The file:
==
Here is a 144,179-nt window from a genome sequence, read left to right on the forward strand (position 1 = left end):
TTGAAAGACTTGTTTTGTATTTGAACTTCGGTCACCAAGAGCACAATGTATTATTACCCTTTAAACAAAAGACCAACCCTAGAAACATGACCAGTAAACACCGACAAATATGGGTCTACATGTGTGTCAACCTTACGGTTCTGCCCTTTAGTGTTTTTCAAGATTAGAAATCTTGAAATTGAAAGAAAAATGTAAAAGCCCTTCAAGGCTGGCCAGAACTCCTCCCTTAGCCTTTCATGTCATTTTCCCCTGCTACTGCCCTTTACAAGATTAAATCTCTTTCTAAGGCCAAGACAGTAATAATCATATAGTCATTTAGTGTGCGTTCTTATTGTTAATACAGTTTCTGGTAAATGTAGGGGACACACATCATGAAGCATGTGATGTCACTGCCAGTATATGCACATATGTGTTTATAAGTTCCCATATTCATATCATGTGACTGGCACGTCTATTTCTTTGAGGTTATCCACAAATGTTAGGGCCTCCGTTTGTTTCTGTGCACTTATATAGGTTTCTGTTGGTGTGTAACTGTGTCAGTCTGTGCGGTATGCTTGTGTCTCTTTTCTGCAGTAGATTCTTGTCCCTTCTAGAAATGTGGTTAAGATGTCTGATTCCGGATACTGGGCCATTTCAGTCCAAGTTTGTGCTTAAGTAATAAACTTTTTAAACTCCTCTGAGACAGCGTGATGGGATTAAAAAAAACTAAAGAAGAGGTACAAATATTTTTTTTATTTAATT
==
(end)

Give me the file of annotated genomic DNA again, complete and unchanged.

Here is a 144,179-nt window from a genome sequence, read left to right on the forward strand (position 1 = left end):
TTGAAAGACTTGTTTTGTATTTGAACTTCGGTCACCAAGAGCACAATGTATTATTACCCTTTAAACAAAAGACCAACCCTAGAAACATGACCAGTAAACACCGACAAATATGGGTCTACATGTGTGTCAACCTTACGGTTCTGCCCTTTAGTGTTTTTCAAGATTAGAAATCTTGAAATTGAAAGAAAAATGTAAAAGCCCTTCAAGGCTGGCCAGAACTCCTCCCTTAGCCTTTCATGTCATTTTCCCCTGCTACTGCCCTTTACAAGATTAAATCTCTTTCTAAGGCCAAGACAGTAATAATCATATAGTCATTTAGTGTGCGTTCTTATTGTTAATACAGTTTCTGGTAAATGTAGGGGACACACATCATGAAGCATGTGATGTCACTGCCAGTATATGCACATATGTGTTTATAAGTTCCCATATTCATATCATGTGACTGGCACGTCTATTTCTTTGAGGTTATCCACAAATGTTAGGGCCTCCGTTTGTTTCTGTGCACTTATATAGGTTTCTGTTGGTGTGTAACTGTGTCAGTCTGTGCGGTATGCTTGTGTCTCTTTTCTGCAGTAGATTCTTGTCCCTTCTAGAAATGTGGTTAAGATGTCTGATTCCGGATACTGGGCCATTTCAGTCCAAGTTTGTGCTTAAGTAATAAACTTTTTAAACTCCTCTGAGACAGCGTGATGGGATTAAAAAAAACTAAAGAAGAGGTACAAATATTTTTTTTATTTAATT